Atmosphere is the subject of the haunting, thickly framed, glowing Neil Jenney. Somehow in this picture he has managed to combine an empty spacious field with the operatic spirit of the through-the-window landscape views made in the last century by Bierstadt and Moran.
One compelling dark and moody Edvard Munch-like picture by West Germany's Anselm Kiefer is on display upstairs. Despite its disparate components -- its starry sky, its ferns, and its cracked palette -- it is a unitary painting. Its title is "Johannis-Nacht." Its subject is that holiday when all Northern Europeans celebate the loosening of winter's grip by succumbing to a hectic and erotic frenzy of spring fever.
One leaves this show convinced that Salle and Schnabel have been much overpraised, and that Longo, Jenney and Kiefer will not soon be forgotten. Basquiat has verve, but he is only 24, and it is too soon to tell. These paintings cost between $25,000 and $80,000. The show closes June 27. Goldstein, Another New Yorker
Jack Goldstein, another much-talked-about New Yorker (who, like Robert Longo, shows at Manhattan's Metro Pictures) is represented in the current group show at Jack Shainman's Gallery, 2443 18th St. NW. Like Sherrie Levine (who photographs photographs, say those by Walker Evans), Goldstein "appropriates" images made by others. "Appropriates," like "liberates," is another word for "steals."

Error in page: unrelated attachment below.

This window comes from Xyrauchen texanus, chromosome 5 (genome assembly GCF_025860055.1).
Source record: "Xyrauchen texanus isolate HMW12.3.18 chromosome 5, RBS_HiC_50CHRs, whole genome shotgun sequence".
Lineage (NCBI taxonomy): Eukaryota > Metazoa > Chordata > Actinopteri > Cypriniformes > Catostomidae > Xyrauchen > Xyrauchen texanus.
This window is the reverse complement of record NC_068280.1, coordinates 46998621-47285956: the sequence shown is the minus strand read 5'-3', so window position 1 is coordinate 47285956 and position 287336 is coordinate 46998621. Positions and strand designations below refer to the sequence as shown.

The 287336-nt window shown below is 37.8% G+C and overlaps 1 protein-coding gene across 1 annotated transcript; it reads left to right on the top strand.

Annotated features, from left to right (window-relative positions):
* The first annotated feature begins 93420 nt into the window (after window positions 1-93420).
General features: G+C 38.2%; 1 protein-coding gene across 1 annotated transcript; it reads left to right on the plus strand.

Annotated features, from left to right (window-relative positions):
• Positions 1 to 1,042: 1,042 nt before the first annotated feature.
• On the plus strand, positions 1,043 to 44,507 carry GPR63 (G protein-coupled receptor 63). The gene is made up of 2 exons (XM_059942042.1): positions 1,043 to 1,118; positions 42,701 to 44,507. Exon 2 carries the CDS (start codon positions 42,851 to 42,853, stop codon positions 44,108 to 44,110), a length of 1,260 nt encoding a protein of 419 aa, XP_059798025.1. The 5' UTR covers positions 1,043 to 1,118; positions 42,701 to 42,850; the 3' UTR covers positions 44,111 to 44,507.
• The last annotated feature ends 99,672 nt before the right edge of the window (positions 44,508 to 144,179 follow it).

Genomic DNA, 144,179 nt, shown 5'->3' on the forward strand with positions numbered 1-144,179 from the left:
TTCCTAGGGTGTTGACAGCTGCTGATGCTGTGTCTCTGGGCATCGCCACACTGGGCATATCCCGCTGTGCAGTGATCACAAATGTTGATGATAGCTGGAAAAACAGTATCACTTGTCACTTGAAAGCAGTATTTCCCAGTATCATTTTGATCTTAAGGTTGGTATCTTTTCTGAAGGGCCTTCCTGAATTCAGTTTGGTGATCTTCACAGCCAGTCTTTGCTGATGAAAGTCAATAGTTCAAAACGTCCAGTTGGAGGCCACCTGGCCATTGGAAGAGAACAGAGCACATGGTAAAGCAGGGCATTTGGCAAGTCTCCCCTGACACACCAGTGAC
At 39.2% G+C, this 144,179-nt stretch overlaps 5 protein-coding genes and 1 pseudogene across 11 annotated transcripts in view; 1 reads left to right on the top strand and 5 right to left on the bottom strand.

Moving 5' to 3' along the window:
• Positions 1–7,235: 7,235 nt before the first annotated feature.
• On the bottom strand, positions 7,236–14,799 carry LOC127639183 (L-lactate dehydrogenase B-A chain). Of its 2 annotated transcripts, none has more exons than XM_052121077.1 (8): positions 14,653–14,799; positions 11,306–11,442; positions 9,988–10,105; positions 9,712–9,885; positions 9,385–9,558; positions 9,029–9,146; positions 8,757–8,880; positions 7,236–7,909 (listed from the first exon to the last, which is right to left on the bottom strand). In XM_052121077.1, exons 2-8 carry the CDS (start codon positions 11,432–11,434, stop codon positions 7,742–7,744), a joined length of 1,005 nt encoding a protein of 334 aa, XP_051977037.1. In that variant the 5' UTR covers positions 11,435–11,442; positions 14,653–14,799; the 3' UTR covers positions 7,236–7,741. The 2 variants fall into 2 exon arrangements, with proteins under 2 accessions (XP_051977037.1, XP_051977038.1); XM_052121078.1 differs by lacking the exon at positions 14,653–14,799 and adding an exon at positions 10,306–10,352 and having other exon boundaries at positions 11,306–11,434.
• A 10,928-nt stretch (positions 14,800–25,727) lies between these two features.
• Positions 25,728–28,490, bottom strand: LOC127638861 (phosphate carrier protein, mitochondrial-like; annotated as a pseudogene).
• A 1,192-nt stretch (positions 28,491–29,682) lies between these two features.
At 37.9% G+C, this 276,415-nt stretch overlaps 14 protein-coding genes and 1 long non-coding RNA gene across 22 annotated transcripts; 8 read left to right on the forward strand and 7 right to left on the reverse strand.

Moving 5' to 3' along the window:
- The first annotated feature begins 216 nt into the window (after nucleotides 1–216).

Goldstein doesn't even paint his paintings. He has them airbrushed by assistants. For his two canvases at Shainman's, he has chosen to appropriate meteorological photographs of jagged bolts of lightning. The borrowed image, he has said, "doesn't belong to me, it never did, it passes through me." His paintings pass as easily through the mind of the observer. They don't leave much of a trace.
The most thought-provoking picture in Shainman's show is a new painting by Washington's Robert McCurdy. He used to be a meticulous portraitist. No longer. At a time when many abstract painters have been moving toward figuration, McCurdy has decided to go the other way. His new, almost-Oriental, thickly painted, shield-shaped, asymmetrical canvases are entirely abstract. And very handsome, too. Shainman's group show closes July 14. John McIntosh's Color Photos
The Jones Troyer Gallery, 1614 20th St. NW., is showing new color photographs by Washington's John McIntosh. No advertising artist photographing products for ads for magazine portrays beer bottles or cigarette packs more carefully that McIntosh, who portrays cigarette lighters, corkscrews, colored rubber bands and marbles.
Because he likes the primary colors, red and yellow and blue, he likes to make not just one photograph, but three. One of his triptychs shows three push pins (red, yellow, blue). Another shows three plastic cigarette lighters (red, yellow, blue). You get the idea.
Two of his pictures are more memorable than the others. One shows a used corkscrew whose spots of rust and chipped surfaces at least give the eye something to alight on. The other, of a white lighter, could not be much more subtle. The best Minimalist art somehow evokes vastness. McIntosh's technique is flawless. But his art is merely meager. His show closes June 22.